Glenmoriston Footprints

Glenmoriston Cairn

The cairn marks the site of the Glenmoriston Footprints.

 

Footprints

Close-up view of the Glenmoriston Footprints.

 

At Torgyle, Glenmoriston, Scotland is a set of footprints on which no grass grows. From the Torgoyle Bridge, head towards Invermoriston. About a quarter of a mile beyond a cluster of houses on the right is a short stone wall on the right where the verge widens enough to park a car. Opposite this is a small gate and a path leading in about thirty yards to a stone cairn. Immediately behind this are two “footprints”, bare patches of earth about the size and shape of footprints.

They are said to be the footprints of Finlay Munro, otherwise known as the Highland Evangelist, a native of Tain. After a productive ministry on the island of Lewis, he made a tour of the southern Highlands during which he preached in Glenmoriston in 1827. His sermon, on the text “Prepare to meet thy God, O Israel” (Amos 4:12), was generally well received but some in the congregation from Glengarry heckled him, calling him “a cheat and a liar” Munro is supposed to have closed his Bible and retorted that the ground on which he stood would bear witness to the truth of what he said until the Day of Judgement comes. Thus the marks on the ground are said to be his footprints, where nothing will grow.

 

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Aine almost drowns in the Moriston River while crossing Scotland from the Isle of Mull to William’s home on the Cromarty Firth.

Excerpt from A Highland Emerald:

Our party broke through the ominous passage without incident, and I thanked the Lord for keeping us safe. We arrived at a grassy meadow with a bubbling river flowing toward the loch. Sheep grazed amidst the protruding rocks. A shepherd with his dog and staff walked amongst the animals. Word came from William to stop, so the guards in front of us led the way off the trail to the river’s bank.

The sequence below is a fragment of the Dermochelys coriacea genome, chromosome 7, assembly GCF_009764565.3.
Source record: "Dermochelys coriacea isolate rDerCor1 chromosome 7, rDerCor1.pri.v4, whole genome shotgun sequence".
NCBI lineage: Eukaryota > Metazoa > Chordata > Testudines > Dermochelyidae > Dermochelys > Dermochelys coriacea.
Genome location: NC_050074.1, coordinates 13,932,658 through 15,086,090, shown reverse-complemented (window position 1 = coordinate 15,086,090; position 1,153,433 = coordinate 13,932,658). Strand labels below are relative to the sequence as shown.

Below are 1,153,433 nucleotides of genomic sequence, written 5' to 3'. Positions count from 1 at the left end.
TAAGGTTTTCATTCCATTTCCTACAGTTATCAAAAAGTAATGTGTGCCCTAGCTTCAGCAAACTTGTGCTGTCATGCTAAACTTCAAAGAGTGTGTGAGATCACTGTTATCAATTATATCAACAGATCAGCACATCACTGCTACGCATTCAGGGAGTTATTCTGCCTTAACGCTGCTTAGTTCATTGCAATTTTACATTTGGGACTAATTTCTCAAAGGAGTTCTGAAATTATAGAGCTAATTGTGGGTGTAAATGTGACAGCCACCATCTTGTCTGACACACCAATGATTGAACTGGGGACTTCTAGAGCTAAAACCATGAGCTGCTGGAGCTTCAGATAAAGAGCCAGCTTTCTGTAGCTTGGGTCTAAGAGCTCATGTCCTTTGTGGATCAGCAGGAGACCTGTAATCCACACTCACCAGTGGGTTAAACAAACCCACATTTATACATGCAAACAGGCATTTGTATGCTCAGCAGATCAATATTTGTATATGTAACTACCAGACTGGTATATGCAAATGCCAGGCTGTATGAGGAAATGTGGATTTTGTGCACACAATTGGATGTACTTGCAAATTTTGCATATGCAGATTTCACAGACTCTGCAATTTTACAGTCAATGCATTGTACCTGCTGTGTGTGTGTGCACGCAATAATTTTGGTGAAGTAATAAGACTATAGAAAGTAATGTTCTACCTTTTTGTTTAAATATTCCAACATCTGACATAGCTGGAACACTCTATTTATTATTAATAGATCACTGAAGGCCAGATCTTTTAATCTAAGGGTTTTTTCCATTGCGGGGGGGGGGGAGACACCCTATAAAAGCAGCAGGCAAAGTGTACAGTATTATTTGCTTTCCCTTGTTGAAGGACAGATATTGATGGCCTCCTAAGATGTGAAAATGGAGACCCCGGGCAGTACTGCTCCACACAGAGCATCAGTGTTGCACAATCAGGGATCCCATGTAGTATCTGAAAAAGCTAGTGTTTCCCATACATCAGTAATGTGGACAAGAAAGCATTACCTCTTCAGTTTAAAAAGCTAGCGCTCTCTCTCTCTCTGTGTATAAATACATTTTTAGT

Sion helped Breda and me to unhorse. Finding a nice soft spot on the grass, we stretch our legs, stood for a time, then spread our arisaids and sat. Sion filled the water skin with cool sweet water and brought it to us. I drank long and deep as did the maid. The noon sun felt hot, so I removed my wool jacket and riding cap. A sweet breeze blew through my hair and across my face with a refreshing coolness.

Guards led their animals to drink. Sion did the same with ours. I looked down the line of thirsty horses, spotting Lachie standing with those under his care. The wagon master unhitched the two sumpters and watered them. After their heavy work of pulling the wagon over rough steep terrain, the draft horses took a long drink. I wished to rest at this lovely place for the remainder of the day. The sweet smell of grass and broom wafted in the air. The river gurgled and bubbled, falling over rocks. Small white clouds danced across the blue sky, carried by the breeze, and leaves rustled in the tall birch and pine trees.

Sion brought a leather bag filled with bannocks, cheese, haggis, and dried figs. He learned the river was named River Moriston and a village called Invermoriston was close.

“Perhaps we’ll stop there for the night.” I felt exhausted already and did not cherish the thought of riding until dark.

Breda and I shared the meal with Sion who sat beside the maid. Each time she glanced the warrior’s way, he returned her gaze with a smile. I felt the current of attraction flowing between them. I reckoned they would soon be lovers. Watching them set my mind on Ellic and his sweet passionate kisses that made butterflies flutter in my stomach. I missed him so.

After eating my fill, I stretched out on the arisaid to watch the puffy clouds make images in the sky like I did on occasion at home. A bird and hare formed, then the wings of an angel.